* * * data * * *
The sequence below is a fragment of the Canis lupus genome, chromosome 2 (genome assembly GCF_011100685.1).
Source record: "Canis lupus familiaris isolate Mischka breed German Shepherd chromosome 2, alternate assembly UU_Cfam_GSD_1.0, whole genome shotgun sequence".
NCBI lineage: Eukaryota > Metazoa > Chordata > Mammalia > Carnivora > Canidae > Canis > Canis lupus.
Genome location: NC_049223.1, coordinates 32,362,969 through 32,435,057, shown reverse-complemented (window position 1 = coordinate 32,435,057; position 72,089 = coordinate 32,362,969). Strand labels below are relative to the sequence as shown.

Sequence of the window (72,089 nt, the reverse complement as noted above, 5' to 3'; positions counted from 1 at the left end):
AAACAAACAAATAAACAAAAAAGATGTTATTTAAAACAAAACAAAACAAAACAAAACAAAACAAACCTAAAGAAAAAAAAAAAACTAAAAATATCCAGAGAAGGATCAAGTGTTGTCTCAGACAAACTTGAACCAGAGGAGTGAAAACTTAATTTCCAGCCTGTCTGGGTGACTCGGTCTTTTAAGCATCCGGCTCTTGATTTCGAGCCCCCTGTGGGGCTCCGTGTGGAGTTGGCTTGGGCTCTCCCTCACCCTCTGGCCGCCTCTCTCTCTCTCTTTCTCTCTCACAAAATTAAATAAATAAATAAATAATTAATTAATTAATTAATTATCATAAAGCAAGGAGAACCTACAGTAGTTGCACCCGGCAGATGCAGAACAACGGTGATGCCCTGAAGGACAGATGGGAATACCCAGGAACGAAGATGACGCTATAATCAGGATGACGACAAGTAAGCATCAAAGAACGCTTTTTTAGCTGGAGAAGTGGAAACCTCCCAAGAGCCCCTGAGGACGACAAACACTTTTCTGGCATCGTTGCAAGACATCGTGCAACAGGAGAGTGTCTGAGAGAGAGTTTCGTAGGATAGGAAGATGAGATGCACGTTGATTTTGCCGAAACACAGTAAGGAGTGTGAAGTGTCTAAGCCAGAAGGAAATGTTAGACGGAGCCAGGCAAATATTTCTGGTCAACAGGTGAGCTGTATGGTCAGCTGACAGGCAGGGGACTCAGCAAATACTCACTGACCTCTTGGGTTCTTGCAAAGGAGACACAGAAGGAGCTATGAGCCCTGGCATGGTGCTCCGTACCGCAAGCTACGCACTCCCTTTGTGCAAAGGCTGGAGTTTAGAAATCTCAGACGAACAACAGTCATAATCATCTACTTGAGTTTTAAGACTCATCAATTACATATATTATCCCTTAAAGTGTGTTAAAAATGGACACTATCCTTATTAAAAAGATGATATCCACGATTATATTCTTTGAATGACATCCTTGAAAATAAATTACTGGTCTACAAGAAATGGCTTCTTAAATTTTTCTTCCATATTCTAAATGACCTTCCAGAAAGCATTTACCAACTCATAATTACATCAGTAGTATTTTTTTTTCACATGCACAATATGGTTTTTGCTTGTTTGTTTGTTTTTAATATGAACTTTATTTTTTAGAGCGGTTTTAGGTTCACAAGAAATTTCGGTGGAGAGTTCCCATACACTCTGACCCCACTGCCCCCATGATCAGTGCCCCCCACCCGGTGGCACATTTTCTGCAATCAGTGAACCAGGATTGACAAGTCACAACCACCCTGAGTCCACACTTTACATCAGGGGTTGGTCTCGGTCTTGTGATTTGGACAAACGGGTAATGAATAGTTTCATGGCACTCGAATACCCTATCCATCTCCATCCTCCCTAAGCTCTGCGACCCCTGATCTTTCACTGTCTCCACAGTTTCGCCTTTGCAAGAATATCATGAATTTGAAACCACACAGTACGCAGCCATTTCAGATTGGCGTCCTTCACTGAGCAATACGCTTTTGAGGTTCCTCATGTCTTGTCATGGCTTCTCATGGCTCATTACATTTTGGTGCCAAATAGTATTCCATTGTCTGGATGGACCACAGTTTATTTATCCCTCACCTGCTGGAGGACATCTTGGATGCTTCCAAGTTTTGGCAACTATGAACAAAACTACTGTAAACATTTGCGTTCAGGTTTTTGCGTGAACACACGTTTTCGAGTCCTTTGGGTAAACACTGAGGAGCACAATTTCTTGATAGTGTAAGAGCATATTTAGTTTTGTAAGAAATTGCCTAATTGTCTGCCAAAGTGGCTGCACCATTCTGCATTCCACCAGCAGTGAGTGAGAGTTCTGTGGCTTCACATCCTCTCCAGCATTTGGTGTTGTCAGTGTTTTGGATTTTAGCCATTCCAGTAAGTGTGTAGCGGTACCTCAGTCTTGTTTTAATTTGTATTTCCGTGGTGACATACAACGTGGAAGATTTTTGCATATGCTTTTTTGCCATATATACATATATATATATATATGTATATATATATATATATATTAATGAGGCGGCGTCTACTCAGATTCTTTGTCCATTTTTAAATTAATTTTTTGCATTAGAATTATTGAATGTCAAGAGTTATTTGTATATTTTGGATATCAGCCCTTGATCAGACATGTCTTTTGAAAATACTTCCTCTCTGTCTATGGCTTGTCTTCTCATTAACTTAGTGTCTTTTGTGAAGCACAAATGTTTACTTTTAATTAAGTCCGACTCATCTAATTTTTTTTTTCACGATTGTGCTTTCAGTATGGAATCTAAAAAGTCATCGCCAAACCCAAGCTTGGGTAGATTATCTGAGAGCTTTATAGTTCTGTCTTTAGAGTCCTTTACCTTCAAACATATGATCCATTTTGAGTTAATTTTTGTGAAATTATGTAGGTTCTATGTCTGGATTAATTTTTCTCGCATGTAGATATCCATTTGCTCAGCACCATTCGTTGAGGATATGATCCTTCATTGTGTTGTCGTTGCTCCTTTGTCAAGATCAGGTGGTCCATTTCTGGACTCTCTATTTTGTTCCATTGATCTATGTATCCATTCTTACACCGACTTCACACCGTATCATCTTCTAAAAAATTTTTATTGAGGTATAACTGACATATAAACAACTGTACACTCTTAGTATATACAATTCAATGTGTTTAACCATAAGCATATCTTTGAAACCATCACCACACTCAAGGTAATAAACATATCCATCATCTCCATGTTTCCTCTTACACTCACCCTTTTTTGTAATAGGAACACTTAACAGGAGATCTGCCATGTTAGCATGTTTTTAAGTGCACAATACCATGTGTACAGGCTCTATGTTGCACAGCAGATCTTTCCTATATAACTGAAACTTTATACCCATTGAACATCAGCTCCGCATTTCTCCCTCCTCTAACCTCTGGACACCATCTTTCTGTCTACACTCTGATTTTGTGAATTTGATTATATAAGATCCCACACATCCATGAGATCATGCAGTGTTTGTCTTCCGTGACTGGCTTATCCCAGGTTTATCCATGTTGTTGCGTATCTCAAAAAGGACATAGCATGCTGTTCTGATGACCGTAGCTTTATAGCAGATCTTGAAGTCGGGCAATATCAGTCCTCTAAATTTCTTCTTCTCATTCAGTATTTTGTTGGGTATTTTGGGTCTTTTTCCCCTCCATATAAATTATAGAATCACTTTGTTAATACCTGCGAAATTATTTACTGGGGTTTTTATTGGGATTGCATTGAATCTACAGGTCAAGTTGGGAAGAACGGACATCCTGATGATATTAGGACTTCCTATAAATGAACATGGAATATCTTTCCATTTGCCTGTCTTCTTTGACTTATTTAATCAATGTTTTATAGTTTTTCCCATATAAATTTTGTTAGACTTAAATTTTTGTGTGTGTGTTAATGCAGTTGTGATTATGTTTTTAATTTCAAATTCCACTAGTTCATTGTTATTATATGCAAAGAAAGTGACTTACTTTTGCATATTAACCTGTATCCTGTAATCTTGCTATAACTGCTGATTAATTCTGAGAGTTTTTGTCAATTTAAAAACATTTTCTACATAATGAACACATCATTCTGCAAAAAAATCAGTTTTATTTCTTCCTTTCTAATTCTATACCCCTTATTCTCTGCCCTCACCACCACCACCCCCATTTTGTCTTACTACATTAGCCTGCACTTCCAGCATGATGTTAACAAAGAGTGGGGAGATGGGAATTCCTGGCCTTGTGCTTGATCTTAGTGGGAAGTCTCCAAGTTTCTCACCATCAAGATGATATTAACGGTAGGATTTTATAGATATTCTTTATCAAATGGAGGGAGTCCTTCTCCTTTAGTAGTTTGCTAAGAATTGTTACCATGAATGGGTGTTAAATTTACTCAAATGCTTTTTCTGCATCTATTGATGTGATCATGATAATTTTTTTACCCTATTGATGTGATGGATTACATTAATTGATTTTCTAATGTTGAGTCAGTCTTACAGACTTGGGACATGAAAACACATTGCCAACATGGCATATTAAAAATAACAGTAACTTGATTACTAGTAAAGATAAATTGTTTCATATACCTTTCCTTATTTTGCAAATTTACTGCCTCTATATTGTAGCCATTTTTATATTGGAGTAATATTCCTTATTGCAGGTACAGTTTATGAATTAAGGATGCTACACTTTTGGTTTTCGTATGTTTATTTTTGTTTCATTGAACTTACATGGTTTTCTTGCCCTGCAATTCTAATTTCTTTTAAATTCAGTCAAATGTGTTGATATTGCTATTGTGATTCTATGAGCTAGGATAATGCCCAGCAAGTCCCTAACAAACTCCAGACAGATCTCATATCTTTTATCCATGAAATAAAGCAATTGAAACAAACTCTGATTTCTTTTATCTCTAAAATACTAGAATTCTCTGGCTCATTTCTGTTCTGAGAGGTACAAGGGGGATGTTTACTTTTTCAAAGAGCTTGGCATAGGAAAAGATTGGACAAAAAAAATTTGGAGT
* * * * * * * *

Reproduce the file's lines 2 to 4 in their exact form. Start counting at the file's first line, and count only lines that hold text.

Source record: "Canis lupus familiaris isolate Mischka breed German Shepherd chromosome 2, alternate assembly UU_Cfam_GSD_1.0, whole genome shotgun sequence".
NCBI lineage: Eukaryota > Metazoa > Chordata > Mammalia > Carnivora > Canidae > Canis > Canis lupus.
Genome location: NC_049223.1, coordinates 32,362,969 through 32,435,057, shown reverse-complemented (window position 1 = coordinate 32,435,057; position 72,089 = coordinate 32,362,969). Strand labels below are relative to the sequence as shown.